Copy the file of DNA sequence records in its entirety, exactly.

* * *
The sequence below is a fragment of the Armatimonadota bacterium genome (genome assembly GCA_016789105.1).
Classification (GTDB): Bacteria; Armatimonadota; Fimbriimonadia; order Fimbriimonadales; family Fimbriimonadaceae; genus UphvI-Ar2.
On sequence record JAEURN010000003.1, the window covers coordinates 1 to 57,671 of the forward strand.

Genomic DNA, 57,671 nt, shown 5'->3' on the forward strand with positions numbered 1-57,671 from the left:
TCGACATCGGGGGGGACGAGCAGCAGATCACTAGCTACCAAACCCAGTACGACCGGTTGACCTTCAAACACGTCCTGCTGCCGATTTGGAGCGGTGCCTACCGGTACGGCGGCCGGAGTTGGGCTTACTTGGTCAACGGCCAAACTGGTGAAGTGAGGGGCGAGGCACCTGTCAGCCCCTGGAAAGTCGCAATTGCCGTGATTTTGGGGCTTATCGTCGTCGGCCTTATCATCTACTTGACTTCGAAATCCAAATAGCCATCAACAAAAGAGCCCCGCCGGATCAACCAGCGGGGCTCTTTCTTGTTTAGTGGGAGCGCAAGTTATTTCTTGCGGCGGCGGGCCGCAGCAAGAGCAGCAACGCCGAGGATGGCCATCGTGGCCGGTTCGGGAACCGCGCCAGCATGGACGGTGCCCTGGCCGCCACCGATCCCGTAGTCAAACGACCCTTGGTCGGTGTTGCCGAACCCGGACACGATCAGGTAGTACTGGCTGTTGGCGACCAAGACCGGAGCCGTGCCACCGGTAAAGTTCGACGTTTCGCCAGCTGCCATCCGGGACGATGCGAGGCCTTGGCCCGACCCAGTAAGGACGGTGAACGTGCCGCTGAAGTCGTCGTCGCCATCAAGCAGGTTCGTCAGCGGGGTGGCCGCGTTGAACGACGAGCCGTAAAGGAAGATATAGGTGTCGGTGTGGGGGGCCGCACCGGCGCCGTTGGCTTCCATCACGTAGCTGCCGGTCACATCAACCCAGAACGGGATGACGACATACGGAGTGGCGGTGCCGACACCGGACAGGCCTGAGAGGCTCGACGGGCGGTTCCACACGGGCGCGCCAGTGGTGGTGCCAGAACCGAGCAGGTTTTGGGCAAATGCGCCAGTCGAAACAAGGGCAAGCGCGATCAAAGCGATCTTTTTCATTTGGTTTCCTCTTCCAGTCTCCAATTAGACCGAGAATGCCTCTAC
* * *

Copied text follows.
The sequence below is a fragment of the Armatimonadota bacterium genome (genome assembly GCA_016789105.1).
Classification (GTDB): Bacteria; Armatimonadota; Fimbriimonadia; order Fimbriimonadales; family Fimbriimonadaceae; genus UphvI-Ar2.
On sequence record JAEURN010000003.1, the window covers coordinates 1 to 57,671 of the forward strand.

Genomic DNA, 57,671 nt, shown 5'->3' on the forward strand with positions numbered 1-57,671 from the left:
TCGACATCGGGGGGGACGAGCAGCAGATCACTAGCTACCAAACCCAGTACGACCGGTTGACCTTCAAACACGTCCTGCTGCCGATTTGGAGCGGTGCCTACCGGTACGGCGGCCGGAGTTGGGCTTACTTGGTCAACGGCCAAACTGGTGAAGTGAGGGGCGAGGCACCTGTCAGCCCCTGGAAAGTCGCAATTGCCGTGATTTTGGGGCTTATCGTCGTCGGCCTTATCATCTACTTGACTTCGAAATCCAAATAGCCATCAACAAAAGAGCCCCGCCGGATCAACCAGCGGGGCTCTTTCTTGTTTAGTGGGAGCGCAAGTTATTTCTTGCGGCGGCGGGCCGCAGCAAGAGCAGCAACGCCGAGGATGGCCATCGTGGCCGGTTCGGGAACCGCGCCAGCATGGACGGTGCCCTGGCCGCCACCGATCCCGTAGTCAAACGACCCTTGGTCGGTGTTGCCGAACCCGGACACGATCAGGTAGTACTGGCTGTTGGCGACCAAGACCGGAGCCGTGCCACCGGTAAAGTTCGACGTTTCGCCAGCTGCCATCCGGGACGATGCGAGGCCTTGGCCCGACCCAGTAAGGACGGTGAACGTGCCGCTGAAGTCGTCGTCGCCATCAAGCAGGTTCGTCAGCGGGGTGGCCGCGTTGAACGACGAGCCGTAAAGGAAGATATAGGTGTCGGTGTGGGGGGCCGCACCGGCGCCGTTGGCTTCCATCACGTAGCTGCCGGTCACATCAACCCAGAACGGGATGACGACATACGGAGTGGCGGTGCCGACACCGGACAGGCCTGAGAGGCTCGACGGGCGGTTCCACACGGGCGCGCCAGTGGTGGTGCCAGAACCGAGCAGGTTTTGGGCAAATGCGCCAGTCGAAACAAGGGCAAGCGCGATCAAAGCGATCTTTTTCATTTGGTTTCCTCTTCCAGTCTCCAATTAGACCGAGAATGCCTCTAC